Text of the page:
DIGITAL CULTURES OF CARE, SAFETY AND WELLBEING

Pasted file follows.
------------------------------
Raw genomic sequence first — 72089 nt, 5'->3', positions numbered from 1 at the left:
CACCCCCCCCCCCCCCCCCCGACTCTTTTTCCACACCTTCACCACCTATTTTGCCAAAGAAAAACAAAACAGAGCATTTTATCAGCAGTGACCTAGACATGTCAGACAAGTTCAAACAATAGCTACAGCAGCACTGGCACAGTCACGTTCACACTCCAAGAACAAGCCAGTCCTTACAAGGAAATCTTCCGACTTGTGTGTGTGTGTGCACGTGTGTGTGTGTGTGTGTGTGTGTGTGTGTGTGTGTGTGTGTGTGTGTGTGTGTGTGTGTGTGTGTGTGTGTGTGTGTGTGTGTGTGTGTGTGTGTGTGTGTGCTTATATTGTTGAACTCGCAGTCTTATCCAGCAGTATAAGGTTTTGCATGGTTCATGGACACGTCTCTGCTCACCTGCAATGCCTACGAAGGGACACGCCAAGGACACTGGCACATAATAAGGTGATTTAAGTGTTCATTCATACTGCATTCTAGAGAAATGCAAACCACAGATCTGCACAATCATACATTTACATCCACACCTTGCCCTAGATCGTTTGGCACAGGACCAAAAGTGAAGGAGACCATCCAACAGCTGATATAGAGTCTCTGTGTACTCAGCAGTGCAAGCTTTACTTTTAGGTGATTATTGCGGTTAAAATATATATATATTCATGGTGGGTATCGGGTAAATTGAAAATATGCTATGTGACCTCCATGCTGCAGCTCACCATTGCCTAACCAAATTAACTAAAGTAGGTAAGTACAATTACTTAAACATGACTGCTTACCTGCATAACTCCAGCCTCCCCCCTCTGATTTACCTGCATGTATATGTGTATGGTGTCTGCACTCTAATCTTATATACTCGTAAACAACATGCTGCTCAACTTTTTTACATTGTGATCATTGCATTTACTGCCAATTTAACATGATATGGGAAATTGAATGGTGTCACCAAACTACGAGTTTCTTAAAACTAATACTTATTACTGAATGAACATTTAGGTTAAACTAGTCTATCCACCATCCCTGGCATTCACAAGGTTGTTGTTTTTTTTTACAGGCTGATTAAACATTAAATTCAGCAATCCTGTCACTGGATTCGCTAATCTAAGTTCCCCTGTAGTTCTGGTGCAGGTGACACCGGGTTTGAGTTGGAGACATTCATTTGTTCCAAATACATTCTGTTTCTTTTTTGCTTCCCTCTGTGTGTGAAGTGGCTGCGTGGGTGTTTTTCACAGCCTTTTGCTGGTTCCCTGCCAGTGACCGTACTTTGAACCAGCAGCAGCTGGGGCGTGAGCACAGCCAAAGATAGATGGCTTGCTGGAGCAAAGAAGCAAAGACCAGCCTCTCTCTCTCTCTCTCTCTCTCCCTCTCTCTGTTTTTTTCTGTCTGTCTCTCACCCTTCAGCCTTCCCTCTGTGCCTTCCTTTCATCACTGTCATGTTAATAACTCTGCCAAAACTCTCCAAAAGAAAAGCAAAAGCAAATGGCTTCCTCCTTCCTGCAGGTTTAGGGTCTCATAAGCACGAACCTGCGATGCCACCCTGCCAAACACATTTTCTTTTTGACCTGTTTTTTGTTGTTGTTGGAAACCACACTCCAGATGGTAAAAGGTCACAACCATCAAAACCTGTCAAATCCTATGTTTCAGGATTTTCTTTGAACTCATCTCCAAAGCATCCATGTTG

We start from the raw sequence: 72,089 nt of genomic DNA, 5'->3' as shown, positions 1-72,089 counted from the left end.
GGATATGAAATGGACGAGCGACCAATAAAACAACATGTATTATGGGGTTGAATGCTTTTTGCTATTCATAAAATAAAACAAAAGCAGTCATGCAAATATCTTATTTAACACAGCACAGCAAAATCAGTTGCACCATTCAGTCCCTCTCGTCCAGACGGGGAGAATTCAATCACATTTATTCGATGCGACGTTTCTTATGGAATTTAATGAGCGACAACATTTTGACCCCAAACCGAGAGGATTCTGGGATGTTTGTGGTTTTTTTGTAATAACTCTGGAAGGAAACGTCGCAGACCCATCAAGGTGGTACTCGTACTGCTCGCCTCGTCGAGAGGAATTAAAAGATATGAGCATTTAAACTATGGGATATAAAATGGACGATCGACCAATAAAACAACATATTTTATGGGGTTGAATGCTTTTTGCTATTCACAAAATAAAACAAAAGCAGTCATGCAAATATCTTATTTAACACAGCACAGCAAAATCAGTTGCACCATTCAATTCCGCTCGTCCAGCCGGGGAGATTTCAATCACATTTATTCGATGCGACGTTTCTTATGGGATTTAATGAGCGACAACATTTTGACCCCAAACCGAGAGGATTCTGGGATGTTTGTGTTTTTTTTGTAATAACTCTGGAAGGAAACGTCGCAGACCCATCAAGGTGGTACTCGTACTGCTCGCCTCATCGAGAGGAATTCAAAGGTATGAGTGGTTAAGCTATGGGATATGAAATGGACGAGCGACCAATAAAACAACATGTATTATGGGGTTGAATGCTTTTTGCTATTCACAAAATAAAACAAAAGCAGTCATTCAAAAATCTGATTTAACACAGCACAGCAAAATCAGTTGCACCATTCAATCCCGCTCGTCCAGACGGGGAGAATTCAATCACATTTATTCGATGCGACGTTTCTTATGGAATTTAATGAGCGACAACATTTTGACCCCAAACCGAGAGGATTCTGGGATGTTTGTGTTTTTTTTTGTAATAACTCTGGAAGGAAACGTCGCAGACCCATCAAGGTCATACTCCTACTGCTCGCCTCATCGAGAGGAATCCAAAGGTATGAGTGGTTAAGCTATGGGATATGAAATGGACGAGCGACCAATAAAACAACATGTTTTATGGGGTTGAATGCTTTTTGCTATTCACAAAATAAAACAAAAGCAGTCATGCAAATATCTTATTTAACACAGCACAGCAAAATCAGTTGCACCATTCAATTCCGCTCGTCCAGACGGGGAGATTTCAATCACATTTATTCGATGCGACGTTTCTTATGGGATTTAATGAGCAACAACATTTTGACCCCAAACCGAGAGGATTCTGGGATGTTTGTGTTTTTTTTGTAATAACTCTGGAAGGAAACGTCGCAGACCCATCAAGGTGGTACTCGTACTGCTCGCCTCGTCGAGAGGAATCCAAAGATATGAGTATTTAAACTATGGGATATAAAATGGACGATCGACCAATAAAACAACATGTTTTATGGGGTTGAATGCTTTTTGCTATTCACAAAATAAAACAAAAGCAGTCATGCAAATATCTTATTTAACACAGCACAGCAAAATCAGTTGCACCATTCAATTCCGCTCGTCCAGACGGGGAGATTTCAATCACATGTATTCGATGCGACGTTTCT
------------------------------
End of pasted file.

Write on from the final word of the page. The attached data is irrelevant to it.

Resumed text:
Practices of self-care and social support have long been identified across social media platforms and apps, as people find new ways of using and adapting digital technologies to mediate and address personal and public health issues. But digital health participation is considerably contested and unevenly experienced, whether through the commodified ‘platformization’ of the health sector, or in the potentially ‘unhealthy’ engagement with dominant social media platforms or dating and hookup apps. Contemporary policy frameworks for participatory, digital-enabled healthcare (e.g., NHS, 2019) assume that we all engage in health or help seeking practices online, but have no answers to associated risks of over-exposure, invasive health surveillance or experiences of discrimination and harassment online, particularly for those at the margins. In our case studies, this is pertinent for transgender, non-binary and female hookup app users, people seeking support for mental ill-health, illicit drug users participating in crypto-markets and dark web communities. In response to this scenario, this panel asks: what are the forms and capacities for collective care in the current digital ecosystem, between social media platforms and dating apps struggling to address harassment or mental wellbeing, within health service-supported online forums, and across the dark web? This panel looks at evidence and answers, as well as research practices and ethics, to understand personal and collective attempts to negotiate, manage, circumvent and otherwise find ways to reinvent cultures of care through digital platforms.